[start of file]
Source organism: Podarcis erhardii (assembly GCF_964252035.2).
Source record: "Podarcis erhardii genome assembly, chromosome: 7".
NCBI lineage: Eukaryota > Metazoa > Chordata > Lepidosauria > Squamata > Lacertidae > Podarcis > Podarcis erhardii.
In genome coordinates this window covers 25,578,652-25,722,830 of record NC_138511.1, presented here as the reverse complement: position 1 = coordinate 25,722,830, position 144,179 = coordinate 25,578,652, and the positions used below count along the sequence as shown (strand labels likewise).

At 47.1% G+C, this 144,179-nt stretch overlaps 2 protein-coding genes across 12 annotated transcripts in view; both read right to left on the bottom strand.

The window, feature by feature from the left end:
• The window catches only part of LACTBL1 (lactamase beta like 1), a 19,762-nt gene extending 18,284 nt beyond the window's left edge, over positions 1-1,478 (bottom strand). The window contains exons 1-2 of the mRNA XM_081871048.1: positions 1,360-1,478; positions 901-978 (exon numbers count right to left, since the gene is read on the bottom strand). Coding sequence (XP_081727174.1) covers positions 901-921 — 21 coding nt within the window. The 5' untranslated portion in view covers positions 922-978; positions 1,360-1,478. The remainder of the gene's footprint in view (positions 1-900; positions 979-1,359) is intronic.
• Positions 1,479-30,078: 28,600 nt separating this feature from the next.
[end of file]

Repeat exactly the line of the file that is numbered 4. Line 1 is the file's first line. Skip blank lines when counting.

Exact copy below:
In genome coordinates this window covers 25,578,652-25,722,830 of record NC_138511.1, presented here as the reverse complement: position 1 = coordinate 25,722,830, position 144,179 = coordinate 25,578,652, and the positions used below count along the sequence as shown (strand labels likewise).